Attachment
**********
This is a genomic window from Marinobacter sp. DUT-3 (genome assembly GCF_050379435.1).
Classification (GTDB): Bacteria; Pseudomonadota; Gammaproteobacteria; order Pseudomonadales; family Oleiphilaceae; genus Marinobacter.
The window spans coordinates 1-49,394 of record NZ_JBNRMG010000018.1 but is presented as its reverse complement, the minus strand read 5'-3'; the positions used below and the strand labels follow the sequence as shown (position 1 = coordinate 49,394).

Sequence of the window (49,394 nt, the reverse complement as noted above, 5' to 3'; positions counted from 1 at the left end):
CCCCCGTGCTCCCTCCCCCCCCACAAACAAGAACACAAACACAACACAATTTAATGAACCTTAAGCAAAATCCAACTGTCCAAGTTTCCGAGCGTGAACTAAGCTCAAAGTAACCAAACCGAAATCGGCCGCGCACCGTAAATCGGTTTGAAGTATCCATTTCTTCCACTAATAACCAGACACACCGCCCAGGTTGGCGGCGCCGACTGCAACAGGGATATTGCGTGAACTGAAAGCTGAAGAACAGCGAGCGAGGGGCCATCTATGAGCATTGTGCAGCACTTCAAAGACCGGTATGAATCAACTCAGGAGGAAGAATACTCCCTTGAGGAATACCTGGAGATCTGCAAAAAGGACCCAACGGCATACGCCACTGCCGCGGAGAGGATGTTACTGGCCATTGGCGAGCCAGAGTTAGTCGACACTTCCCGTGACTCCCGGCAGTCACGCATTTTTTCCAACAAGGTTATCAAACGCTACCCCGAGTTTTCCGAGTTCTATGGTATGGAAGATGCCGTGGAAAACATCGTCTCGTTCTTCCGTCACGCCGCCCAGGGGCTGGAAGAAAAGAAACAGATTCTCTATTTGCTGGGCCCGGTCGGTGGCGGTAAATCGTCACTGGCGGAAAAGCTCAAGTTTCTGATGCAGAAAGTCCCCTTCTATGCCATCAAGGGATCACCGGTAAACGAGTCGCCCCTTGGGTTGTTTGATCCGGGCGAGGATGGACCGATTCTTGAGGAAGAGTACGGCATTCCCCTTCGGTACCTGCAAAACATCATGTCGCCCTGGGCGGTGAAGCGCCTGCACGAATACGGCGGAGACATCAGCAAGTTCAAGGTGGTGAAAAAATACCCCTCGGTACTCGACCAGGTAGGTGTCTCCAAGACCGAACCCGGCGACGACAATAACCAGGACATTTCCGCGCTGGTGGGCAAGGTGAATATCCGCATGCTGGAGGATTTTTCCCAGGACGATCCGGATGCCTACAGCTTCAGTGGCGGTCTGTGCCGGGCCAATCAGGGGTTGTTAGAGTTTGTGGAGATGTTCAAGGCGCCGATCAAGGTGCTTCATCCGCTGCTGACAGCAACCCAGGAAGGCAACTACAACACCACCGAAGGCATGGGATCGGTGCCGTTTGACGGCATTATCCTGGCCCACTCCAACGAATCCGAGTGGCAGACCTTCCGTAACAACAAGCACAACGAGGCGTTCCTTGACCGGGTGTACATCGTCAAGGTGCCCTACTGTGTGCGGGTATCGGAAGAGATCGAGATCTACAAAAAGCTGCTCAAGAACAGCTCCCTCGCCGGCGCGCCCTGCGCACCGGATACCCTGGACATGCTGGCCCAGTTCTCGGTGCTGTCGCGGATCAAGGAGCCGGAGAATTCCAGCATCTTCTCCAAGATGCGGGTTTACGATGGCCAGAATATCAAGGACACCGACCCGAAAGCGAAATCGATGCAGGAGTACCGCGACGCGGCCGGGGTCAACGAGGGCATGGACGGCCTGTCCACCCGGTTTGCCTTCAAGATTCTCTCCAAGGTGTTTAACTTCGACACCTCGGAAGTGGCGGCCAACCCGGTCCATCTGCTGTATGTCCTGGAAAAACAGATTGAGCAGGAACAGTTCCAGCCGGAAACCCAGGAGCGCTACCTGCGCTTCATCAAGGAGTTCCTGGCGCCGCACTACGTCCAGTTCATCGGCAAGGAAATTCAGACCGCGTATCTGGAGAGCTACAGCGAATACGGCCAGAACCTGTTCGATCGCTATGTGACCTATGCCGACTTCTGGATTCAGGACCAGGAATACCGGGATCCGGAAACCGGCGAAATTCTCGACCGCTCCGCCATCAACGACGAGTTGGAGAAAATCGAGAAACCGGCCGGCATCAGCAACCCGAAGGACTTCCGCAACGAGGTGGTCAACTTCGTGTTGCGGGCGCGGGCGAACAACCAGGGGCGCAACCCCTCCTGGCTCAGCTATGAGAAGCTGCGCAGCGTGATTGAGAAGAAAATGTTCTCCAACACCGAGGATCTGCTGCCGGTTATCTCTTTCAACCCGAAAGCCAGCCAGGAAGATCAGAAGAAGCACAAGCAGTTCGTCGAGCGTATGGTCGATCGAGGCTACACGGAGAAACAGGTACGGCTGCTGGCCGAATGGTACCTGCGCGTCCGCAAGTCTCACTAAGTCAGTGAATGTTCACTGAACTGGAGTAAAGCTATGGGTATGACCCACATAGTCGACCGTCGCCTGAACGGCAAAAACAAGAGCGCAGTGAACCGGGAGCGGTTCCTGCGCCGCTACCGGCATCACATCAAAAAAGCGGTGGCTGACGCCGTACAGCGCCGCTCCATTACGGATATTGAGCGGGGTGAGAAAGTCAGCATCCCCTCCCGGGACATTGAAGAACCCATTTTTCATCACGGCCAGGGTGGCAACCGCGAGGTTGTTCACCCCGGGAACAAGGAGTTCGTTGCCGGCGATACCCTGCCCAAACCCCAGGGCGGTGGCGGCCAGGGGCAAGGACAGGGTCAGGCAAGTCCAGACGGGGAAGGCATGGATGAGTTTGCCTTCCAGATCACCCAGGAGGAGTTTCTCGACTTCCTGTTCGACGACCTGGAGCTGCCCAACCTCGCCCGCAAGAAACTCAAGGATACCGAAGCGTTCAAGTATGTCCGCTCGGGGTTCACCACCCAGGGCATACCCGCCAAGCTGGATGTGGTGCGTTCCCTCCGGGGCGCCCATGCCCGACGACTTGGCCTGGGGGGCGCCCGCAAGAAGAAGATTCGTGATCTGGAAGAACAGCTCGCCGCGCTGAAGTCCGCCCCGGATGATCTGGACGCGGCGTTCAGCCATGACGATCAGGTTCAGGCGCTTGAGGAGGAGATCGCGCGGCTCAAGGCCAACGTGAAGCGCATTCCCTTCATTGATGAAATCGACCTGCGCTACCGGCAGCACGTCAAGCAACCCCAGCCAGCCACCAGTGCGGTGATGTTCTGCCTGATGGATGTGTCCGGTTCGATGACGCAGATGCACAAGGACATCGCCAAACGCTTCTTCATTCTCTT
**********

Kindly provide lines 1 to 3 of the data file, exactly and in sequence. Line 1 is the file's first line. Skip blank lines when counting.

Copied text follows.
This is a genomic window from Marinobacter sp. DUT-3 (genome assembly GCF_050379435.1).
Classification (GTDB): Bacteria; Pseudomonadota; Gammaproteobacteria; order Pseudomonadales; family Oleiphilaceae; genus Marinobacter.
The window spans coordinates 1-49,394 of record NZ_JBNRMG010000018.1 but is presented as its reverse complement, the minus strand read 5'-3'; the positions used below and the strand labels follow the sequence as shown (position 1 = coordinate 49,394).